National Geographic : 1969 Mar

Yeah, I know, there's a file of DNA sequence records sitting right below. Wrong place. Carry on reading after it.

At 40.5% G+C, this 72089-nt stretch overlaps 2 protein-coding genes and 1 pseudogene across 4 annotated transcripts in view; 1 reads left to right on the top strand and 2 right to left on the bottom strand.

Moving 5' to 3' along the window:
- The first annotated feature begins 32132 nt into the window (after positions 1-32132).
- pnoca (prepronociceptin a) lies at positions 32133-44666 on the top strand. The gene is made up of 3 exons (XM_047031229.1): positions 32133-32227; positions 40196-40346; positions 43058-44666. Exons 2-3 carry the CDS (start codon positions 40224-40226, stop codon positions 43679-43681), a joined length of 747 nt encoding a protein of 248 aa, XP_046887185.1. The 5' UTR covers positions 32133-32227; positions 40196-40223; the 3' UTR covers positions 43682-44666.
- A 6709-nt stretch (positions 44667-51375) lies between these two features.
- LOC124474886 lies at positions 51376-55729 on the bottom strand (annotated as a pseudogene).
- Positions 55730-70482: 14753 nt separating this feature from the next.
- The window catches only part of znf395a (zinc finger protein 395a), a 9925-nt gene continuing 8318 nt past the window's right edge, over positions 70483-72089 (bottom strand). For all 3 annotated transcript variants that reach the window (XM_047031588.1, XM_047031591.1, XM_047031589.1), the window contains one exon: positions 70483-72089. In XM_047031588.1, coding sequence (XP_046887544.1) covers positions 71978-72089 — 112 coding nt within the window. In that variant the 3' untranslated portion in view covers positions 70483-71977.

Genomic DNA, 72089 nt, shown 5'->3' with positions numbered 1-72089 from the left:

out onto the Sea of Japan, which Koreans call the East Sea. Japan lies only 120 miles south east (inset map, page 309). A fresh ocean breeze blew in. Below, clean white beaches welcomed crowds enjoying the August holiday season (pages 316-17). Kim and I joined them, stopping in a small restau rant for a favorite Korean snack-dried squid and beer. Others were enjoying the national dish, kimchi, made chiefly of fermented, highly spiced Chinese cabbage. Relative wealth, the relaxation of a hard working middle class taking time out from years of hardship and war, a feeling of well being-these impressions drifted through my mind as I strolled the beach near Pusan. I thought, too, that in the United States today 312 half the population is under 25-and thus half my countrymen have only the dimmest memory, if any at all, of the beachhead at Pusan in the dark days of the summer of 1950. Korea was divided at the 38th parallel after World War II. The nine million people of the industrialized North, occupied by the Russian Army, quickly fell under Communist domination. The South, with 19 million chiefly farmers and fishermen-was adminis tered by the United States Army until 1948, when the Republic of Korea was formed.* Syngman Rhee, who headed a provisional government in the United States, returned to Korea and was elected president. On June 25, 1950, the North Korean pre mier, Kim II Sung, sent armor and infantry *See "With the U. S. Army in Korea," by Lt. Gen. John R. Hodge, NATIONAL GEOGRAPHIC, June 1947.